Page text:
So how are you leveraging Sumo to secure your own service? Can you share some of the tips, tricks and best practices you have gleaned over the years?

George: Leveraging apps like CloudTrail, now we are able to see when a event takes place who is the person behind the event, and start looking for the impact of the event. I’m constantly looking for authorization type events (looking at Sumo Dashboards). When it comes to compliance I have to gather evidence of who is in the security groups. Sumo is definitely in the center of everything that we do. We have some applications built also for PCI and some other things as well to VPC flow logs but it gives us extreme visibility. We have dashboards that we have built internally to manage the logs and data sources. It is extremely valuable once you start correlating patterns of behavior and unique forms of attack patterns across the environment. You need to be able to identify how does that change that you just made impact the network traffic and latency in my environment and pulling in things like AWS inspector…How did that change that you made have an impact on my compliance and security posture. You want to have the visibility but then measure the level of impact when someone does make a change and even more proactively I want to have the visibility when something new is added to the environment or when something is deleted from the environment. Natively in AWS, it is hard to track these things”

How does the Sumo Logic technology stack you talked about earlier help you with Compliance?

George: Being able to do evidence gathering and prove that you’re protecting data is difficult. We’re protecting cardholder data, healthcare data and a host of other PII from the customers we serve across dozens of industries. We pursue our own security attestations like PCI, CSA Star, ISO 27001, SOC 2 Type 2, and more. We do not live vicariously through the security attestations of AWS like too many organizations do. Also, encryption across the board. All of these controls and attestations give people a level of confidence that we are doing the right things to protect their data and there’s actual evidence gathering going on. Specifically with respect to PCI, we leverage Sumo Logic PCI apps for evidence gathering -nonstop- across CloudTrail, Windows and Linus servers. We built out those apps for internal use, but released them to the public at RSA.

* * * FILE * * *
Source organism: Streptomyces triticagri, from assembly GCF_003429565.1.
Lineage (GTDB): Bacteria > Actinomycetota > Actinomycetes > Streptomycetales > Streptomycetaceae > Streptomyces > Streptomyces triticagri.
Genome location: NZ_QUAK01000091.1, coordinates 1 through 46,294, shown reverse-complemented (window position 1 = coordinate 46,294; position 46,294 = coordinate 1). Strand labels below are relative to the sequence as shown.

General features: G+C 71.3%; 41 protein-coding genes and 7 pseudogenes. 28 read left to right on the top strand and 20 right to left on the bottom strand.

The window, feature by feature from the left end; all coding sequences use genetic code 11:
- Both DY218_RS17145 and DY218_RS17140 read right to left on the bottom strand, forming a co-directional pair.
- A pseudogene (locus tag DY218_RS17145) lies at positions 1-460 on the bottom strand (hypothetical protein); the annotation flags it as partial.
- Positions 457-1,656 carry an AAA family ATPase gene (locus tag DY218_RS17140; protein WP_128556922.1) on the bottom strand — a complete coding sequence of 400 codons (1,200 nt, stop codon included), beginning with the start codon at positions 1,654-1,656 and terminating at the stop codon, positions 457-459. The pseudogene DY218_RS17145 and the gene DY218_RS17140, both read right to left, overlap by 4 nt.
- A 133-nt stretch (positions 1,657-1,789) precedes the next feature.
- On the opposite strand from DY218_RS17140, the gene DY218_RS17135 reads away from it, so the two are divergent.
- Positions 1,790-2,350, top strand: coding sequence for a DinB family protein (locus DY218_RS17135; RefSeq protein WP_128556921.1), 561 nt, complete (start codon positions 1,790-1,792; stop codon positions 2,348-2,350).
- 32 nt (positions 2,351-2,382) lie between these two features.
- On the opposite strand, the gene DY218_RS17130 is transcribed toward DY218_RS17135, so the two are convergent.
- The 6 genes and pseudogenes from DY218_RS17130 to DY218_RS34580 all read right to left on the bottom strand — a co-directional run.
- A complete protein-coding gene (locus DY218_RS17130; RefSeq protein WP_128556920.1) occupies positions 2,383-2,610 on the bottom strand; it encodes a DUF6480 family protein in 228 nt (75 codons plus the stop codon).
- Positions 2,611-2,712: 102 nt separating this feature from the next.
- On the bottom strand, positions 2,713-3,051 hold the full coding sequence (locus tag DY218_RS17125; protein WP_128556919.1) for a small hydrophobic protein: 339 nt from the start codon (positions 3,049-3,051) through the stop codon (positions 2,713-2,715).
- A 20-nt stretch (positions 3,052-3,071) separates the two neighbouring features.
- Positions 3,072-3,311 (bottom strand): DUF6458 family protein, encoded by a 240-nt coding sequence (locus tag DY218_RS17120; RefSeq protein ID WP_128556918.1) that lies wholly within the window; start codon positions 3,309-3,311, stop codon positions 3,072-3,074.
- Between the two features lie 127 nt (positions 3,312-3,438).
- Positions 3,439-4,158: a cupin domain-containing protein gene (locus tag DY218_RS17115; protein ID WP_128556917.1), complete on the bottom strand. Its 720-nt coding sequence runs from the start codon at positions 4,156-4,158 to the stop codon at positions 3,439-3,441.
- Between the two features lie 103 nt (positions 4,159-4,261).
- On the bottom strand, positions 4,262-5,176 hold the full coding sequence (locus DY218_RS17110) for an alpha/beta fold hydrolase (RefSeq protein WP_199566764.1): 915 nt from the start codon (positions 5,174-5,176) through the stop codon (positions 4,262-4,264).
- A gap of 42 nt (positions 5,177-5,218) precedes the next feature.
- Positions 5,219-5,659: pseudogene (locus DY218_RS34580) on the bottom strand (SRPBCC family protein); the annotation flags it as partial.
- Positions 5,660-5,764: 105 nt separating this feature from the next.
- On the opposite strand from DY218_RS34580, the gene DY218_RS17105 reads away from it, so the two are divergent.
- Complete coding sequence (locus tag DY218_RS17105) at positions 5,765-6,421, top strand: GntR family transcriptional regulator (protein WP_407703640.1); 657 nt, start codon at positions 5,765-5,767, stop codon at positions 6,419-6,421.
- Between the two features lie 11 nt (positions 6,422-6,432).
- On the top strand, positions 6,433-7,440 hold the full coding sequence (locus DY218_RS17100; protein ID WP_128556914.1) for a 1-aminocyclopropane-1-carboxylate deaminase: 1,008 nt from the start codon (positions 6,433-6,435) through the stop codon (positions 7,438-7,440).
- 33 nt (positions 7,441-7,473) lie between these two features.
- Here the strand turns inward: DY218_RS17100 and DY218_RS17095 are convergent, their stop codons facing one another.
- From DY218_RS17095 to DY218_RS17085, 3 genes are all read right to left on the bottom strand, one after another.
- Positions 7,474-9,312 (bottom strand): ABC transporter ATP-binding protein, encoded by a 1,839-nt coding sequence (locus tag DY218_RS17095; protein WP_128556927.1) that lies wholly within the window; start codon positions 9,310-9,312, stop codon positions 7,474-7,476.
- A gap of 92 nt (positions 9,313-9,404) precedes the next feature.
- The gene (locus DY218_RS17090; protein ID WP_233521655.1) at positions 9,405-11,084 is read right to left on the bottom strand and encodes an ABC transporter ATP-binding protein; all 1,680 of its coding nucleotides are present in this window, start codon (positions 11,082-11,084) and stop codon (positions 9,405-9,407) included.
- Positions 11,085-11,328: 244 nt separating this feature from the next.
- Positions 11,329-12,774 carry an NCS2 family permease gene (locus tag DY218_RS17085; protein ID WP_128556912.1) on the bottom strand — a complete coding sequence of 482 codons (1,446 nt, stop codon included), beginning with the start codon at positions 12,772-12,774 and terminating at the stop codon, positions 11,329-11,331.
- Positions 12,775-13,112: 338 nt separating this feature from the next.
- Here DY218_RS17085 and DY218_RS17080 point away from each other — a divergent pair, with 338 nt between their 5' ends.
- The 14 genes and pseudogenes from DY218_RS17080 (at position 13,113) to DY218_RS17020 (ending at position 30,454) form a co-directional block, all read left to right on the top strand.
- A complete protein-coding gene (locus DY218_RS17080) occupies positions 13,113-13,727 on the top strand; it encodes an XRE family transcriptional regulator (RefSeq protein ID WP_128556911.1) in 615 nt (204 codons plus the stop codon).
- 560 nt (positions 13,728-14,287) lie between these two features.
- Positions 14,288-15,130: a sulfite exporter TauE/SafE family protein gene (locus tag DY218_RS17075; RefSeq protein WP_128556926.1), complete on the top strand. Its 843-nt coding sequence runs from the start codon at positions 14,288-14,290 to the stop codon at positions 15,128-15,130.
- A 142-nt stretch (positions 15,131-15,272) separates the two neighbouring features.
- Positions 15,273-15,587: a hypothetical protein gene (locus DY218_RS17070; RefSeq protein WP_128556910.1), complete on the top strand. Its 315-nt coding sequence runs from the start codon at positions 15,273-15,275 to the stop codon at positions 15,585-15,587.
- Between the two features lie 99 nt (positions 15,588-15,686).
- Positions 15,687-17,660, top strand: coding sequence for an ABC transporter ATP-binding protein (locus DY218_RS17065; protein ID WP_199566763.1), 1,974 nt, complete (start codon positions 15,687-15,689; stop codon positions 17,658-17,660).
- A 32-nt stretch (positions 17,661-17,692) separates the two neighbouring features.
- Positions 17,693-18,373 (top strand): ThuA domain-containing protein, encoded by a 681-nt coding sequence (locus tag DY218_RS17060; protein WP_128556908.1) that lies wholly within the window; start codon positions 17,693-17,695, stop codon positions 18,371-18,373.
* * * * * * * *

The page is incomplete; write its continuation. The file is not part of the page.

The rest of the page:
There are a lot of threat actors out there, from Cyber Criminals, Corporate Spies, Hacktivists and Nation States. How do you see the threat landscape changing wrt the cloud. Is the risk greater given the massive scale of the attack surface? If someone hacked into an account, could they cause more damage by pointing their attack at Amazon, from within the service, possibly affecting millions of customers?

George: It all starts with password hygiene. People sacrifice security for convenience. It’s a great time for us to start leveraging single sign on and multi factor authentication and all these different things that need to be involved but at a minimum end users should use heavily encrypted passwords…they should not bring in their personal type application passwords into the business world…If you start using basic password hygiene since day 1, you’re gonna follow the best habits in the business world. The people who should be the most responsible are not…I look at admins and developers in this way…all the sudden you have a developer put their full blown credentials into a slack channel.

So when you look out toward the future, wrt the DevSecOps movement, the phenomenal growth of cloud providers like AWS and Azure, Machine learning and Artificial Intelligence, the rise of security as code, ….What are your thoughts, where do you see things going, and how should companies respond?

George: First off, for the organizations that aren’t moving out to the cloud, at one point or the other, you’re gonna find yourself irrelevant or out of business. Secondly, you’re going to find that that the cloud is very secure. You can do a lot using cloud-based security if you bake security in since day one and work with your developers…if you work with your team…. you can be very secure. The future will hold a lot of cloud-based attacks. User behavior analytics…I can’t no longer go through this world of security and have hard-coded rules and certain things that I’m constantly looking for with all these false positives. I have to be able to leverage machine learning algorithms to consume and crunch through that data. The world is getting more cloudy more workloads moving into the cloud, teams will be coming together…security will be getting more backed in into the process.

How would you summarize everything?

George: “You’re developing things, you wanna make sure you have the right hygiene and security built into it and you have visibility into that and that allows you to scale as things get more complex where things actually become more complex is when you start adding more humans into it and you have less trust but if you have that scalability and visibility from day one and a simplistic approach, it’s going to do a lot of good for you. Visibility allows you to make quick decisions and it allows you to automate the right things and ultimately you need to have visibility because it allows you to have the evidence that you need to be compliant to help people feel comfortable that you’re protecting your data in the right way.

George Gerchow can be reached at or @georgegerchow

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Mark Bloom